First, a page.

WACO, Texas _ When is the last time that you had an eye-watering, body-shaking belly laugh?
The relief from stress that comes from laughter is thought by many authorities to be both emotional and physical. Some mental-health experts have noted the correlation between optimism in an individual and having a good sense of humor.
Dr. William Fry, a psychiatrist and researcher in the area of humor and psychotherapy, notes that laughter may benefit a person's heart, muscles and lungs because it increases circulation and exercises the heart. If you would like to cultivate the art of laughter, humor, and optimism but don't know how to change your pattern of behavior, read on.
Do you spend time with people who like to laugh? If there is a jokester or comedian around, do you gravitate toward him or her or pull away? Laughter is contagious and associating with others who laugh will also tickle your fancy.
Humor appropriately injected in conflict situations can aid to shift the focus from anger and destructive communication patterns to a less tense and more creative atmosphere. Humor and laughter is often the flip side of anger and bitterness.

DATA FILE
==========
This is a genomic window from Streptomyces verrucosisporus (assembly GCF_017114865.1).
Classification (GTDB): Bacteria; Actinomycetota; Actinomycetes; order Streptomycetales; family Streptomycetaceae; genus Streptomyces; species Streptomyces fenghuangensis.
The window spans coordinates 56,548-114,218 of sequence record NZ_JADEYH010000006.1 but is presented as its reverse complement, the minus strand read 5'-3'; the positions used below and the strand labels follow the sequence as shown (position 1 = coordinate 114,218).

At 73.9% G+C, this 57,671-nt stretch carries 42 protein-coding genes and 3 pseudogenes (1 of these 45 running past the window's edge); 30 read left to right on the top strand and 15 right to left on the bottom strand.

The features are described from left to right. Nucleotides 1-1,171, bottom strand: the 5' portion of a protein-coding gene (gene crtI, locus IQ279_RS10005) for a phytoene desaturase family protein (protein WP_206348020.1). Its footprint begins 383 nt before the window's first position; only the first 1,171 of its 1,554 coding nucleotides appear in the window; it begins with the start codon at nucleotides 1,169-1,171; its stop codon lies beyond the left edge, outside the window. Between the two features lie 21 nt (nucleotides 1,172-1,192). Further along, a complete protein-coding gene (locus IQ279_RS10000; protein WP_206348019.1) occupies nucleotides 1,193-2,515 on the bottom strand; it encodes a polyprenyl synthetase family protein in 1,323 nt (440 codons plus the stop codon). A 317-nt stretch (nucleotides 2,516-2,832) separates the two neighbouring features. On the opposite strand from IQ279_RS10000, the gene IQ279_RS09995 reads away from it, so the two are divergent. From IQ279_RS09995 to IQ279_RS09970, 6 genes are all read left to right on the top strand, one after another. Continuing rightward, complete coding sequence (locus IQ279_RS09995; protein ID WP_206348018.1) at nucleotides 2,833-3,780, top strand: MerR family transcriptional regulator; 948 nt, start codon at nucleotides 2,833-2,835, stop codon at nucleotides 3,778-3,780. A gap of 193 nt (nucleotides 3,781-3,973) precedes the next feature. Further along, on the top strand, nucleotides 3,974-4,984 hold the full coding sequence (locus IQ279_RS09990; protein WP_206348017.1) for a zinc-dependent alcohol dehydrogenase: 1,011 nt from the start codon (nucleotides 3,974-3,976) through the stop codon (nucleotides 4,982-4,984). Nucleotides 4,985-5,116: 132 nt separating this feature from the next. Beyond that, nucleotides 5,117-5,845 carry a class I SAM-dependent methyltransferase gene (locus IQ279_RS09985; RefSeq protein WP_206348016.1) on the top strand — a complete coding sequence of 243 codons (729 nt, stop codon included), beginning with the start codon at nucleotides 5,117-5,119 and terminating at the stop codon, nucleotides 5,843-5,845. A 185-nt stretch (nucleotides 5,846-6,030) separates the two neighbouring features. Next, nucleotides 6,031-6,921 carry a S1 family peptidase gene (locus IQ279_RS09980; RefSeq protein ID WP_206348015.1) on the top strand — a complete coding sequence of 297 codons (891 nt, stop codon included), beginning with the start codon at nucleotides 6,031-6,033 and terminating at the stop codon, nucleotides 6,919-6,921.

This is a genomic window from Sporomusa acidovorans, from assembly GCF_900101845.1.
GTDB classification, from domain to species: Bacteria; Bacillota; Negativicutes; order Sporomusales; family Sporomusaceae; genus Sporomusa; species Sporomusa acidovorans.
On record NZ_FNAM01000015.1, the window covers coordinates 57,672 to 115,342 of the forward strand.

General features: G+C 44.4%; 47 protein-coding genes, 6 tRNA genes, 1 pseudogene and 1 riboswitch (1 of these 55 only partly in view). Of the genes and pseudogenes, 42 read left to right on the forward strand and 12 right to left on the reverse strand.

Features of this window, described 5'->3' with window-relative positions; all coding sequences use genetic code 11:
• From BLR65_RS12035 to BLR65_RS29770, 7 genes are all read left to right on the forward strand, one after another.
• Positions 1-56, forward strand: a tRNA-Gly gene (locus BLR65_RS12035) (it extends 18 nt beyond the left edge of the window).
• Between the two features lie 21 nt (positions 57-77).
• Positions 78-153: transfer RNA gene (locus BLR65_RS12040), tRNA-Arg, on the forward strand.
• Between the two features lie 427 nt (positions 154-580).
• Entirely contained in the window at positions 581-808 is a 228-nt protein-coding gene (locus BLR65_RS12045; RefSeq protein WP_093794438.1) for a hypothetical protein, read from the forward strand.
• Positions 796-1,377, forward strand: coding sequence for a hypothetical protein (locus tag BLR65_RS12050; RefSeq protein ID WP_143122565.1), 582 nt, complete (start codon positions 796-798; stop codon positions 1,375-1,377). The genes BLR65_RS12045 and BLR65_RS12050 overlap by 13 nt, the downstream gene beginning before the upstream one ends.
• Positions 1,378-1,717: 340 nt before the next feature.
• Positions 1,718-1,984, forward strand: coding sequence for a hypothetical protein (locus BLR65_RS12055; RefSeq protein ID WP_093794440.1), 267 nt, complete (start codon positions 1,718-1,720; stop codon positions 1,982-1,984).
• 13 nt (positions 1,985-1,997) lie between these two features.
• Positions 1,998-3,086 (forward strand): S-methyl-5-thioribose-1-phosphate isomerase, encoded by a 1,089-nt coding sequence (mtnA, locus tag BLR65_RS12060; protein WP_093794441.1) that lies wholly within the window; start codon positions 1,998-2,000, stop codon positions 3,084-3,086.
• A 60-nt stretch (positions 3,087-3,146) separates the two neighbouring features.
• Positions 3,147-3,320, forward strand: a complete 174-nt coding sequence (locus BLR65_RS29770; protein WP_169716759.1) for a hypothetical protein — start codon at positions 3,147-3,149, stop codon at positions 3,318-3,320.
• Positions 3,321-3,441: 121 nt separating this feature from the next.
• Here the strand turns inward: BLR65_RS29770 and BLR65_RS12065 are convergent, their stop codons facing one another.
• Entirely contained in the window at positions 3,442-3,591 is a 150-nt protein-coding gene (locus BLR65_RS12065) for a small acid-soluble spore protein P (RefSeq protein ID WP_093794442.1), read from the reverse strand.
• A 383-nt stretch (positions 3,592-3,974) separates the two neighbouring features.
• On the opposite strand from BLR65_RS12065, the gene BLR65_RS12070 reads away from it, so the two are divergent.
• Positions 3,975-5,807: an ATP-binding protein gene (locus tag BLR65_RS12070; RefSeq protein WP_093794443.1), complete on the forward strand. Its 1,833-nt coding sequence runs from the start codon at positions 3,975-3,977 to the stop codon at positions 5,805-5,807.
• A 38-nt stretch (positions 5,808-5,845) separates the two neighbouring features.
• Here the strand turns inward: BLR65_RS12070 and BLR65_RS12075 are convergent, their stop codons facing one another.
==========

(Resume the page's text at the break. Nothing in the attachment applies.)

Do you ever laugh so much you have to stop yourself from laughing? Don't, unless your laughter occurs in a place where it may be totally unsuitable and offend others. Laugh as long as you can. The benefits of a long laugh are obviously better for you than a short laugh.
Can you laugh at your own mistakes? Can you see yourself as the classic Clark Griswold and enjoy your own humanness? Parents should encourage children to develop a healthy sense of humor and serve as a role model for this development. Looking at the lighter side of life certainly can help many families through tense and stressful situations.
Maybe laughter and humor are undervalued because they seem relatively unscientific, too simple and obvious when compared to other more complex techniques of stress management. Is it possible that your sense of humor needs to be exercised? If you don't value laughter, you may suppress the urge to laugh.
Try to make laughter and a good sense of humor part of your repertoire for alleviating and coping with stress. Like many of the other helpful things in life, laughter is free.
Hap LeCrone is a Waco clinical psychologist. If you have questions or topics you would like him to discuss, write to him at 4555 Lake Shore Drive, Waco, TX 76710 or e-mail him at hlecrone (at)aol.com.
Cox News Service